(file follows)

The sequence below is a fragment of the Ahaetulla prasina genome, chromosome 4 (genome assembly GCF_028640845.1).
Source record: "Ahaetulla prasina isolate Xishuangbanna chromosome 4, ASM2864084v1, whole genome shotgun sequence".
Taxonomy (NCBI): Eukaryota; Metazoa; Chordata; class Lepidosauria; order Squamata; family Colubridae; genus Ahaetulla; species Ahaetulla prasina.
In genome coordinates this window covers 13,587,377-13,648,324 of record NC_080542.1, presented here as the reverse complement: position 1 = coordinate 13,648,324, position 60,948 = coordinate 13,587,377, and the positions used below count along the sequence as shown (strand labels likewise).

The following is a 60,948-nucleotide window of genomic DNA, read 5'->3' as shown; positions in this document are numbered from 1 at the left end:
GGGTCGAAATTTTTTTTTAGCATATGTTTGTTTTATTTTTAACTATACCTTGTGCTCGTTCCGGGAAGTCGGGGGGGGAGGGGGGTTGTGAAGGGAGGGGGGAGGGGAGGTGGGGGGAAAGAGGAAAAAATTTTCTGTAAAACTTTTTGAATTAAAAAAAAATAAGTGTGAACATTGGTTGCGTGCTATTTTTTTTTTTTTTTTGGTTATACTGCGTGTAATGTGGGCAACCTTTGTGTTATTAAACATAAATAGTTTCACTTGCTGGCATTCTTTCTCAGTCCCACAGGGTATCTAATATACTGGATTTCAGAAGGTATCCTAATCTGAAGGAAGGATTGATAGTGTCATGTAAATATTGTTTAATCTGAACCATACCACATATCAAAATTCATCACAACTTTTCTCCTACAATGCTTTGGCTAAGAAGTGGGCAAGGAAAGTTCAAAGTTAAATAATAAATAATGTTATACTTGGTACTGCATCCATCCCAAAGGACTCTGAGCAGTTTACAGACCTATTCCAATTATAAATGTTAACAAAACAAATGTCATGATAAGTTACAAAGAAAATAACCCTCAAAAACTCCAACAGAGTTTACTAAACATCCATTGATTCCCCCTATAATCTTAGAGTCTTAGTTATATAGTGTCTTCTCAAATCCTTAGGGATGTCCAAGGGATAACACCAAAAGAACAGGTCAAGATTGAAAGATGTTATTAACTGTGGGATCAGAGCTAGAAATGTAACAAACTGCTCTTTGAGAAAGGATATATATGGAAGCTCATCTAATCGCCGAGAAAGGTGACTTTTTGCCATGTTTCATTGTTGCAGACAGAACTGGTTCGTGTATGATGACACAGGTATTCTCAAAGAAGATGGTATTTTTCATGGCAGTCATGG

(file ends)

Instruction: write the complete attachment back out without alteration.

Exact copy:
The sequence below is a fragment of the Ahaetulla prasina genome, chromosome 4 (genome assembly GCF_028640845.1).
Source record: "Ahaetulla prasina isolate Xishuangbanna chromosome 4, ASM2864084v1, whole genome shotgun sequence".
Taxonomy (NCBI): Eukaryota; Metazoa; Chordata; class Lepidosauria; order Squamata; family Colubridae; genus Ahaetulla; species Ahaetulla prasina.
In genome coordinates this window covers 13,587,377-13,648,324 of record NC_080542.1, presented here as the reverse complement: position 1 = coordinate 13,648,324, position 60,948 = coordinate 13,587,377, and the positions used below count along the sequence as shown (strand labels likewise).

The following is a 60,948-nucleotide window of genomic DNA, read 5'->3' as shown; positions in this document are numbered from 1 at the left end:
GGGTCGAAATTTTTTTTTAGCATATGTTTGTTTTATTTTTAACTATACCTTGTGCTCGTTCCGGGAAGTCGGGGGGGGAGGGGGGTTGTGAAGGGAGGGGGGAGGGGAGGTGGGGGGAAAGAGGAAAAAATTTTCTGTAAAACTTTTTGAATTAAAAAAAAATAAGTGTGAACATTGGTTGCGTGCTATTTTTTTTTTTTTTTTGGTTATACTGCGTGTAATGTGGGCAACCTTTGTGTTATTAAACATAAATAGTTTCACTTGCTGGCATTCTTTCTCAGTCCCACAGGGTATCTAATATACTGGATTTCAGAAGGTATCCTAATCTGAAGGAAGGATTGATAGTGTCATGTAAATATTGTTTAATCTGAACCATACCACATATCAAAATTCATCACAACTTTTCTCCTACAATGCTTTGGCTAAGAAGTGGGCAAGGAAAGTTCAAAGTTAAATAATAAATAATGTTATACTTGGTACTGCATCCATCCCAAAGGACTCTGAGCAGTTTACAGACCTATTCCAATTATAAATGTTAACAAAACAAATGTCATGATAAGTTACAAAGAAAATAACCCTCAAAAACTCCAACAGAGTTTACTAAACATCCATTGATTCCCCCTATAATCTTAGAGTCTTAGTTATATAGTGTCTTCTCAAATCCTTAGGGATGTCCAAGGGATAACACCAAAAGAACAGGTCAAGATTGAAAGATGTTATTAACTGTGGGATCAGAGCTAGAAATGTAACAAACTGCTCTTTGAGAAAGGATATATATGGAAGCTCATCTAATCGCCGAGAAAGGTGACTTTTTGCCATGTTTCATTGTTGCAGACAGAACTGGTTCGTGTATGATGACACAGGTATTCTCAAAGAAGATGGTATTTTTCATGGCAGTCATGG